From Iceland — Woman Crippled During Childbirth Means To Sue The State

Woman Crippled During Childbirth Means To Sue The State

Published March 30, 2022

Alice Poggio
Photo by

The Icelandic government is facing a lawsuit by the woman who was crippled following the birth of her third child six years ago, RÚV reports.  Bergþóra Birnudóttir, a former nurse and a once healthy and active woman, is grieving the loss of her previous life.

Bergþora’s other pregnancies also resulted in large babies, but this one was different; she could tell that something was wrong. She did not waste time, and voiced her concerns at every visit. The maternity protection registrations support her claims, recording her worsening condition, and clearly stating the concerns expressed by Bergþóra.

The Icelandic Easter Box! How about it? Easter is drawing closer! The beautiful celebration of resurrection and the beginning of spring! Icelanders love Easter and particularly the part where chocolate is involved. As always, to keep supporting our journalism and getting some sweet perks, join our High Five Club today.

More than 10,000 incidents that have or could have caused health damage, are reported annually. Those that could cause permanent disability or death occur on average once a week.

A typical pregnancy lasts between 37 to 40 weeks. At 38 weeks, Bergþóra bled, had contractions, and begged to be induced. The obstetrician told her to take Parkodín forte. Speaking with RÚV, she recalls that moment: “It just becomes so clear to me: my good God, no one is going to help me,”.

A Harrowing Story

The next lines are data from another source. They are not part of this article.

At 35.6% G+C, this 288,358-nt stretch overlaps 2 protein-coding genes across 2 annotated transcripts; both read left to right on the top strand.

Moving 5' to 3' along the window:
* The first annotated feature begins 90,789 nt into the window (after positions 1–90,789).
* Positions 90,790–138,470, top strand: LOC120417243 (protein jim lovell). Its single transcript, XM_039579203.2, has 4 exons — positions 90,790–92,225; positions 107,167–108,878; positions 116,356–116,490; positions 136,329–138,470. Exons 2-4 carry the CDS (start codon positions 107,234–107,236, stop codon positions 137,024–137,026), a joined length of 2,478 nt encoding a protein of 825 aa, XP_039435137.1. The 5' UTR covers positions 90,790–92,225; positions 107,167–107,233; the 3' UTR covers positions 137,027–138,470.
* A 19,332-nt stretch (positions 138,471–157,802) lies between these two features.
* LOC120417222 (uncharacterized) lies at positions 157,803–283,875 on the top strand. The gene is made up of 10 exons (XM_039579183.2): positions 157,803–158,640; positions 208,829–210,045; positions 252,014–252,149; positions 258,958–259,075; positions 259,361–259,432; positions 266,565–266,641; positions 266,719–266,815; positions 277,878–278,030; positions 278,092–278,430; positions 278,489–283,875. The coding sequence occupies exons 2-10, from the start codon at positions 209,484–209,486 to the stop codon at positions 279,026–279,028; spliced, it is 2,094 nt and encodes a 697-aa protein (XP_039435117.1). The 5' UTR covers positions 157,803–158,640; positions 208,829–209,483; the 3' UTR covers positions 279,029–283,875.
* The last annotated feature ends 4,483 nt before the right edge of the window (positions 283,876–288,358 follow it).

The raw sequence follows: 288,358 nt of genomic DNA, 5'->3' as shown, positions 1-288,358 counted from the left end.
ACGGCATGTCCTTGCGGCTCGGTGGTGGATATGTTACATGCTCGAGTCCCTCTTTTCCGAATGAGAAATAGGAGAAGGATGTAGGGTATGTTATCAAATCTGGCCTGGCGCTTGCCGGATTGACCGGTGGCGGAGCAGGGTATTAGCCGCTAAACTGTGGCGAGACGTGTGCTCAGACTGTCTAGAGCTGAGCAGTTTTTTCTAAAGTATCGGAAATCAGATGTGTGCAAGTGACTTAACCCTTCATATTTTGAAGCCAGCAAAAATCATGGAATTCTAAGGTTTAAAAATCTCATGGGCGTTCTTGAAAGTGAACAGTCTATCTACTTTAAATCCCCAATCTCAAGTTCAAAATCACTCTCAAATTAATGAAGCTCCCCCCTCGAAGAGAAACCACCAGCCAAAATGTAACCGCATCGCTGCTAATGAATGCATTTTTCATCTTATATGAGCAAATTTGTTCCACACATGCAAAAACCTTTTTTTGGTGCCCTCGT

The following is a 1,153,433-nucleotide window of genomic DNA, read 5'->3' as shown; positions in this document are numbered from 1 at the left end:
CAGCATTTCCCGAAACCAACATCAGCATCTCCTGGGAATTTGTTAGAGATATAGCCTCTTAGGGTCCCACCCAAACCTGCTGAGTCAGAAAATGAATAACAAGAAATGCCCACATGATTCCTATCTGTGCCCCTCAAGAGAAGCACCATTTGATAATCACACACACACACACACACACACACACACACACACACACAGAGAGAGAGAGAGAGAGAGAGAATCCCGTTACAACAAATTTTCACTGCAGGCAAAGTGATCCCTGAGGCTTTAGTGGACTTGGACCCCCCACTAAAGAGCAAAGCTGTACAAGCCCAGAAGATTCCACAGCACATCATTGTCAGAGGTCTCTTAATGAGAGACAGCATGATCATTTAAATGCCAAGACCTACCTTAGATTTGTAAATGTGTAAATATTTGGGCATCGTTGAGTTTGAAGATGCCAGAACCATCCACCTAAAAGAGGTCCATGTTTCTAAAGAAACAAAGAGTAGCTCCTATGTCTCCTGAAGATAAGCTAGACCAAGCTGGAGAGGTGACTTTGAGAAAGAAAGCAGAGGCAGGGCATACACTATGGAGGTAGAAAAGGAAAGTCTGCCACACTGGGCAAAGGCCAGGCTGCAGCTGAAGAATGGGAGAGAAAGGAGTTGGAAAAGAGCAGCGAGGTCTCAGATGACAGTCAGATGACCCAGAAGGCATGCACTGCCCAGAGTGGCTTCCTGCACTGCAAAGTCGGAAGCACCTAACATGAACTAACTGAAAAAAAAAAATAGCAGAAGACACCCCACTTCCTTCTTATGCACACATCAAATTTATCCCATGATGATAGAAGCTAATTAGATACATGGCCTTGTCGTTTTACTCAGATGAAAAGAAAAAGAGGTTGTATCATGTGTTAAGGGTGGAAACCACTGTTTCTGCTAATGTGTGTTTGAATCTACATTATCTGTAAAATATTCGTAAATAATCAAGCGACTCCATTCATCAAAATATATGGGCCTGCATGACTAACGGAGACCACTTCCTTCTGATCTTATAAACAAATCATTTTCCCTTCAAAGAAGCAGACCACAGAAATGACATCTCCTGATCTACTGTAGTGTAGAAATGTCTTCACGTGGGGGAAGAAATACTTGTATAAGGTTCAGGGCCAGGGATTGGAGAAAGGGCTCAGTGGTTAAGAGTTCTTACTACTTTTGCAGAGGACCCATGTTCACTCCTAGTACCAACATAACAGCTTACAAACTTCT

At 41 weeks she was finally brought to the hospital with an ambulance and labour was induced. She insists the midwife used a ‘manual fundal pressure’ maneuver in order to get the baby out, a detail which is not present in her hospital records. This method is opposed by the World Health Organization, due to the harm it can cause to both the mother and the baby. The method consists in the midwife placing all of her body weight on top of the patient, to push the baby out. 

Needless to say, the damage reported was significant. Bone marrow rupture, major damage to  pelvic floor muscles and nerves, the removal of part of her colon and the subsequent placing of a stoma bag, and a third degree shin splint, (when women tear at birth into the rectum). She was brought home with an ambulance, and was attended to by several aids. Six years later, the aids are still present, and so is her unbearable pain.

It was revealed at birth that the baby had congenital overgrowth syndrome, weighing 5840 grams. It is reported that numerous symptoms associated with the syndrome were present quite early on. 

“Recognition for what happened. Acknowledgment of mistakes “

Bergþóra received maximum compensation from the Icelandic Health Insurance for the damages, 10.8 million ISK. However, this was before the full extent of her injuries was truly understood. She then sent a complaint to the Directorate of Health, asking them to shed light on the negligence, and received a reply two and a half years later, which stated that no negligence had occurred.

Bergþóra feels that recognition of the mistakes that allegedly have taken place is the only way forward. Mistakes cannot be tackled if they are not acknowledged, and we all hope that Bergþora’s experience can at least serve as the push that the health services need, to revise their practices and examine their shortcomings.

Support The Reykjavík Grapevine!
Buy subscriptions, t-shirts and more from our shop right here!

Show Me More!